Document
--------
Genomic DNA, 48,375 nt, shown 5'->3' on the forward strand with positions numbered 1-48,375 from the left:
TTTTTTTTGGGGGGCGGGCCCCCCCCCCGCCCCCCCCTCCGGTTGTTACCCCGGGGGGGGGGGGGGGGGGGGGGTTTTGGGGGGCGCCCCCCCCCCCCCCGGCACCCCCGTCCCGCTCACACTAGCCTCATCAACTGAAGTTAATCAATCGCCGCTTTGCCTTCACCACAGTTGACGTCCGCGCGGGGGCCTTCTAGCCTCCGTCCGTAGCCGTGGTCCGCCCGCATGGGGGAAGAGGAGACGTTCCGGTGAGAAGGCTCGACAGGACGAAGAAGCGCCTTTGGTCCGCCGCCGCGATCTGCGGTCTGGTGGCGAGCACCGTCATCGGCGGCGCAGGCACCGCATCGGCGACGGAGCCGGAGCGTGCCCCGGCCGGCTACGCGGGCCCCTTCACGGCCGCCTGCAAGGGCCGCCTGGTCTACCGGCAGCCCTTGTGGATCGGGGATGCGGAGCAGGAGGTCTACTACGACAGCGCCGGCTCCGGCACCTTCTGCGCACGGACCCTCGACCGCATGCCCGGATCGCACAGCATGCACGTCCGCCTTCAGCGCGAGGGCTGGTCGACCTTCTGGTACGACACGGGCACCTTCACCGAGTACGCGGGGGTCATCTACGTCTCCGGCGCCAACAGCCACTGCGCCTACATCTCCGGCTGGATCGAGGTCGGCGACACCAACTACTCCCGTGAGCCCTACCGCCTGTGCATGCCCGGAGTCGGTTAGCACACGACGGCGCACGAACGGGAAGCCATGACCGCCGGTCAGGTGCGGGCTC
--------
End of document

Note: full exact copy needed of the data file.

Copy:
Genomic DNA, 48,375 nt, shown 5'->3' on the forward strand with positions numbered 1-48,375 from the left:
TTTTTTTTGGGGGGCGGGCCCCCCCCCCGCCCCCCCCTCCGGTTGTTACCCCGGGGGGGGGGGGGGGGGGGGGGTTTTGGGGGGCGCCCCCCCCCCCCCCGGCACCCCCGTCCCGCTCACACTAGCCTCATCAACTGAAGTTAATCAATCGCCGCTTTGCCTTCACCACAGTTGACGTCCGCGCGGGGGCCTTCTAGCCTCCGTCCGTAGCCGTGGTCCGCCCGCATGGGGGAAGAGGAGACGTTCCGGTGAGAAGGCTCGACAGGACGAAGAAGCGCCTTTGGTCCGCCGCCGCGATCTGCGGTCTGGTGGCGAGCACCGTCATCGGCGGCGCAGGCACCGCATCGGCGACGGAGCCGGAGCGTGCCCCGGCCGGCTACGCGGGCCCCTTCACGGCCGCCTGCAAGGGCCGCCTGGTCTACCGGCAGCCCTTGTGGATCGGGGATGCGGAGCAGGAGGTCTACTACGACAGCGCCGGCTCCGGCACCTTCTGCGCACGGACCCTCGACCGCATGCCCGGATCGCACAGCATGCACGTCCGCCTTCAGCGCGAGGGCTGGTCGACCTTCTGGTACGACACGGGCACCTTCACCGAGTACGCGGGGGTCATCTACGTCTCCGGCGCCAACAGCCACTGCGCCTACATCTCCGGCTGGATCGAGGTCGGCGACACCAACTACTCCCGTGAGCCCTACCGCCTGTGCATGCCCGGAGTCGGTTAGCACACGACGGCGCACGAACGGGAAGCCATGACCGCCGGTCAGGTGCGGGCTC